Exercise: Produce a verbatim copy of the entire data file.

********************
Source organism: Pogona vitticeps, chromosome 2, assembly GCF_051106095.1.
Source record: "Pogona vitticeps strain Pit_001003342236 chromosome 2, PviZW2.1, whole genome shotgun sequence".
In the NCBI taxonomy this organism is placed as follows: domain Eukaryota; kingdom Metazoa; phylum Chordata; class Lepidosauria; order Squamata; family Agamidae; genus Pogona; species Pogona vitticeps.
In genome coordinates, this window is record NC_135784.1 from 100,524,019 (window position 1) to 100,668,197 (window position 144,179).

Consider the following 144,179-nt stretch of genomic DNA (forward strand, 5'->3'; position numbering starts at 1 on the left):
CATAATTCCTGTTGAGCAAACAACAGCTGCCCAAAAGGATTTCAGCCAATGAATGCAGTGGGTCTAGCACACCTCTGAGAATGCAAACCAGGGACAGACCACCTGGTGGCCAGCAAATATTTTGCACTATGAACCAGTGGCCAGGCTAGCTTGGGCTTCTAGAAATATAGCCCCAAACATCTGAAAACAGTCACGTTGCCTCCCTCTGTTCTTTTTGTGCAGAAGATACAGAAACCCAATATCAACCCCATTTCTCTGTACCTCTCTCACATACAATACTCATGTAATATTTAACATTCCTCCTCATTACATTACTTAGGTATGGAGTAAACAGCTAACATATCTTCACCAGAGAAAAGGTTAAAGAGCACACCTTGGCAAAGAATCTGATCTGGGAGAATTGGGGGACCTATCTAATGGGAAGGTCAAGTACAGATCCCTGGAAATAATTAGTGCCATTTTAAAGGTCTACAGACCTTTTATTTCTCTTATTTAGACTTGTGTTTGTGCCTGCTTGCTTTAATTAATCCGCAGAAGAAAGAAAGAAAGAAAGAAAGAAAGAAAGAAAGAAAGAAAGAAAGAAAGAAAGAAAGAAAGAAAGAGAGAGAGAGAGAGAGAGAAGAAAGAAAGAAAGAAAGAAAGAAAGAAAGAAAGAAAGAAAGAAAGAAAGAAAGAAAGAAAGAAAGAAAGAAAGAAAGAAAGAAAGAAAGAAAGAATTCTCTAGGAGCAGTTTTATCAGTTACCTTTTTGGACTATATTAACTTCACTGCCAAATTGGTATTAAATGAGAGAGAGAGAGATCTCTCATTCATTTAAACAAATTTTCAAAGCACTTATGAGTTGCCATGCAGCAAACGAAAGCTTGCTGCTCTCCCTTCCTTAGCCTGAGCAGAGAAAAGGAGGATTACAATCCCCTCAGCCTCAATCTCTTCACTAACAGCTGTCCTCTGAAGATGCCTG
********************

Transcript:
Source organism: Pogona vitticeps, chromosome 2, assembly GCF_051106095.1.
Source record: "Pogona vitticeps strain Pit_001003342236 chromosome 2, PviZW2.1, whole genome shotgun sequence".
In the NCBI taxonomy this organism is placed as follows: domain Eukaryota; kingdom Metazoa; phylum Chordata; class Lepidosauria; order Squamata; family Agamidae; genus Pogona; species Pogona vitticeps.
In genome coordinates, this window is record NC_135784.1 from 100,524,019 (window position 1) to 100,668,197 (window position 144,179).

Consider the following 144,179-nt stretch of genomic DNA (forward strand, 5'->3'; position numbering starts at 1 on the left):
CATAATTCCTGTTGAGCAAACAACAGCTGCCCAAAAGGATTTCAGCCAATGAATGCAGTGGGTCTAGCACACCTCTGAGAATGCAAACCAGGGACAGACCACCTGGTGGCCAGCAAATATTTTGCACTATGAACCAGTGGCCAGGCTAGCTTGGGCTTCTAGAAATATAGCCCCAAACATCTGAAAACAGTCACGTTGCCTCCCTCTGTTCTTTTTGTGCAGAAGATACAGAAACCCAATATCAACCCCATTTCTCTGTACCTCTCTCACATACAATACTCATGTAATATTTAACATTCCTCCTCATTACATTACTTAGGTATGGAGTAAACAGCTAACATATCTTCACCAGAGAAAAGGTTAAAGAGCACACCTTGGCAAAGAATCTGATCTGGGAGAATTGGGGGACCTATCTAATGGGAAGGTCAAGTACAGATCCCTGGAAATAATTAGTGCCATTTTAAAGGTCTACAGACCTTTTATTTCTCTTATTTAGACTTGTGTTTGTGCCTGCTTGCTTTAATTAATCCGCAGAAGAAAGAAAGAAAGAAAGAAAGAAAGAAAGAAAGAAAGAAAGAAAGAAAGAAAGAAAGAAAGAAAGAGAGAGAGAGAGAGAGAGAAGAAAGAAAGAAAGAAAGAAAGAAAGAAAGAAAGAAAGAAAGAAAGAAAGAAAGAAAGAAAGAAAGAAAGAAAGAAAGAAAGAAAGAAAGAAAGAATTCTCTAGGAGCAGTTTTATCAGTTACCTTTTTGGACTATATTAACTTCACTGCCAAATTGGTATTAAATGAGAGAGAGAGAGATCTCTCATTCATTTAAACAAATTTTCAAAGCACTTATGAGTTGCCATGCAGCAAACGAAAGCTTGCTGCTCTCCCTTCCTTAGCCTGAGCAGAGAAAAGGAGGATTACAATCCCCTCAGCCTCAATCTCTTCACTAACAGCTGTCCTCTGAAGATGCCTG